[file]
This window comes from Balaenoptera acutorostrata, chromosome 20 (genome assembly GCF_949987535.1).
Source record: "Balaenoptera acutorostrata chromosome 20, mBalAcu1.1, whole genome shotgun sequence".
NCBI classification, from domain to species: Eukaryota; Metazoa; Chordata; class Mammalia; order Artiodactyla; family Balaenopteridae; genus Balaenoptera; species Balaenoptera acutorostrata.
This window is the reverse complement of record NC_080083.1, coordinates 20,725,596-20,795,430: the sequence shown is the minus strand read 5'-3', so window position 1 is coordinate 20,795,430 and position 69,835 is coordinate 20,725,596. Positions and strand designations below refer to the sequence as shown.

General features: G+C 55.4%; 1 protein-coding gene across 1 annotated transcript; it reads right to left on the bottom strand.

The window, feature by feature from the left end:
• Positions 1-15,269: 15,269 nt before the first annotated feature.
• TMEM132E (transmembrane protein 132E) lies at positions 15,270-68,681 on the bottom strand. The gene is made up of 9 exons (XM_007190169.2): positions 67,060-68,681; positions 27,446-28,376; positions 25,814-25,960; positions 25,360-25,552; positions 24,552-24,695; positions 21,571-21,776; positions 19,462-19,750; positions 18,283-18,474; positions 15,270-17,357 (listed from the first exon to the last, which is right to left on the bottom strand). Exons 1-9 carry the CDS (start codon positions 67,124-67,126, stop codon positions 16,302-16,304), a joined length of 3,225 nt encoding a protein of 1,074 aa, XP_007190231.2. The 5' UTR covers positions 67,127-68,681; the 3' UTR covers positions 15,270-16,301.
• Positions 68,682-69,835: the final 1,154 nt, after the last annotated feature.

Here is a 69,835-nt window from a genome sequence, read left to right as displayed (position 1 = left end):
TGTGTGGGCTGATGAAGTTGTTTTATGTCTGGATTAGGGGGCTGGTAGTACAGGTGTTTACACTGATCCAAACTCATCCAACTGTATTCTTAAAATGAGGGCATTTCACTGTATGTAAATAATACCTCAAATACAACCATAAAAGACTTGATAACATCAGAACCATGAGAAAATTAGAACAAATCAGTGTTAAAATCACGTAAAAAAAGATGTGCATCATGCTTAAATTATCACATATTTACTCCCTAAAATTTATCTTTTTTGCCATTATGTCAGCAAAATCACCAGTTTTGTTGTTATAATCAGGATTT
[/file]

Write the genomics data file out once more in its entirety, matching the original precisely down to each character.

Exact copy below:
This window comes from Balaenoptera acutorostrata, chromosome 20 (genome assembly GCF_949987535.1).
Source record: "Balaenoptera acutorostrata chromosome 20, mBalAcu1.1, whole genome shotgun sequence".
NCBI classification, from domain to species: Eukaryota; Metazoa; Chordata; class Mammalia; order Artiodactyla; family Balaenopteridae; genus Balaenoptera; species Balaenoptera acutorostrata.
This window is the reverse complement of record NC_080083.1, coordinates 20,725,596-20,795,430: the sequence shown is the minus strand read 5'-3', so window position 1 is coordinate 20,795,430 and position 69,835 is coordinate 20,725,596. Positions and strand designations below refer to the sequence as shown.

General features: G+C 55.4%; 1 protein-coding gene across 1 annotated transcript; it reads right to left on the bottom strand.

The window, feature by feature from the left end:
• Positions 1-15,269: 15,269 nt before the first annotated feature.
• TMEM132E (transmembrane protein 132E) lies at positions 15,270-68,681 on the bottom strand. The gene is made up of 9 exons (XM_007190169.2): positions 67,060-68,681; positions 27,446-28,376; positions 25,814-25,960; positions 25,360-25,552; positions 24,552-24,695; positions 21,571-21,776; positions 19,462-19,750; positions 18,283-18,474; positions 15,270-17,357 (listed from the first exon to the last, which is right to left on the bottom strand). Exons 1-9 carry the CDS (start codon positions 67,124-67,126, stop codon positions 16,302-16,304), a joined length of 3,225 nt encoding a protein of 1,074 aa, XP_007190231.2. The 5' UTR covers positions 67,127-68,681; the 3' UTR covers positions 15,270-16,301.
• Positions 68,682-69,835: the final 1,154 nt, after the last annotated feature.

Here is a 69,835-nt window from a genome sequence, read left to right as displayed (position 1 = left end):
TGTGTGGGCTGATGAAGTTGTTTTATGTCTGGATTAGGGGGCTGGTAGTACAGGTGTTTACACTGATCCAAACTCATCCAACTGTATTCTTAAAATGAGGGCATTTCACTGTATGTAAATAATACCTCAAATACAACCATAAAAGACTTGATAACATCAGAACCATGAGAAAATTAGAACAAATCAGTGTTAAAATCACGTAAAAAAAGATGTGCATCATGCTTAAATTATCACATATTTACTCCCTAAAATTTATCTTTTTTGCCATTATGTCAGCAAAATCACCAGTTTTGTTGTTATAATCAGGATTT